The Supermarine Spitfire is a British single-seat fighter aircraft that was used by the Royal Air Force and many other Allied countries throughout the Second World War. The Spitfire continued to be used as a front line fighter and in secondary roles into the 1950s. It was produced in greater numbers than any other British aircraft and was the only British fighter in production throughout the war. The Spitfire was designed as a short-range, high-performance interceptor aircraft by R.J. Mitchell, chief designer at Supermarine Aviation Works. The Spitfire's elliptical wing had a thin cross-section, gave a high speed which was essential to carry out the mission of home defence against enemy bombers. After the Battle of Britain, the Spitfire became the backbone of RAF Fighter Command, and saw action in the European, Mediterranean, Pacific and South-East Asian theatres. Much loved by its pilots, the Spitfire served in several roles, including interceptor, photo-reconnaissance, fighter-bomber, carrier-based fighter, and trainer. It was built in many variants, using several wing configurations. When the last Spitfire rolled out in February 1948, a total of 20,351 examples of all variants had been built, including two-seat trainers, with some Spitfires remaining in service well into the 1950s. The Spitfire was the only British fighter aircraft to be in continuous production before, during and after the Second World War.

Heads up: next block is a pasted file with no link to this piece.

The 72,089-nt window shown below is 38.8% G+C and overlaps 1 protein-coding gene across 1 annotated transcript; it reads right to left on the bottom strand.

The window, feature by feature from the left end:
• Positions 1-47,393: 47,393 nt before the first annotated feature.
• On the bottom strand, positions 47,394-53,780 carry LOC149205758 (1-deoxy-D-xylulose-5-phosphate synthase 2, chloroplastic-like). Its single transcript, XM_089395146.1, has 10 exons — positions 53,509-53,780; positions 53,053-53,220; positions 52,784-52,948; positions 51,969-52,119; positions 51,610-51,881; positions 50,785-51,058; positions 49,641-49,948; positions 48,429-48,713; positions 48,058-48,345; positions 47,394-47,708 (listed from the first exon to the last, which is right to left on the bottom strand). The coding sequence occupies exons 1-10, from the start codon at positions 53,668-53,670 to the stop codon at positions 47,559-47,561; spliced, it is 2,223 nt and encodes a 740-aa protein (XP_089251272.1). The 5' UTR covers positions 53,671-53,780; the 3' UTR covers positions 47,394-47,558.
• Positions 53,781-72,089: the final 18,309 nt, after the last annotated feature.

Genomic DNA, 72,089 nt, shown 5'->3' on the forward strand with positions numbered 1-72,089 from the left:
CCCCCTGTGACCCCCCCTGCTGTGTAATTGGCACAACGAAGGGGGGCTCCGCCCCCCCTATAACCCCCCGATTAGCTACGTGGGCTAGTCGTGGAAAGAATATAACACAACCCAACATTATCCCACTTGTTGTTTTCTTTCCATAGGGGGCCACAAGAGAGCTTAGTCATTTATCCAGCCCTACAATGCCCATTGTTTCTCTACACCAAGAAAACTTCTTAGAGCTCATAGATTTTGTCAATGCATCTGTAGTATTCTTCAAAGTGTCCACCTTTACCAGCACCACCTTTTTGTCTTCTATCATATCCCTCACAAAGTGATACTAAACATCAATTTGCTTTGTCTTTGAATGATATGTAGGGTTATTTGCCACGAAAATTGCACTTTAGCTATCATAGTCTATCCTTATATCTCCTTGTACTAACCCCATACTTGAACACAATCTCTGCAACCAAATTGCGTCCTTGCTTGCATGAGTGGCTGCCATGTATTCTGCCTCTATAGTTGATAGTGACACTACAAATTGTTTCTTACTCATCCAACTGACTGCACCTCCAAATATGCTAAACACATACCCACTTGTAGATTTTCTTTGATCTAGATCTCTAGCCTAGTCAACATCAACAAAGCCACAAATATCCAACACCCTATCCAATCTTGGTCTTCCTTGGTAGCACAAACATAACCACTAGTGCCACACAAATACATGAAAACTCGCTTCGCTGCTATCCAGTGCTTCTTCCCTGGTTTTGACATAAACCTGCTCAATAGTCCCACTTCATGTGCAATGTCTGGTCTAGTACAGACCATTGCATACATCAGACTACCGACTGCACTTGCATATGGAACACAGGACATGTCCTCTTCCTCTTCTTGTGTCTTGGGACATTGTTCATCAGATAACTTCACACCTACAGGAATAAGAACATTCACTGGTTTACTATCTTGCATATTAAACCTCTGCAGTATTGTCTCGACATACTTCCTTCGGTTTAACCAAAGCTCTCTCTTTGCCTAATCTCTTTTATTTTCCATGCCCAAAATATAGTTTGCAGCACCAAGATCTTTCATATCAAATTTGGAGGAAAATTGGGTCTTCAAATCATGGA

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Manufacture Range: 1938 - 1948
Platform Type: Fixed Wing, Combat
Initial Maker: Supermarine
Current Final Maker: Supermarine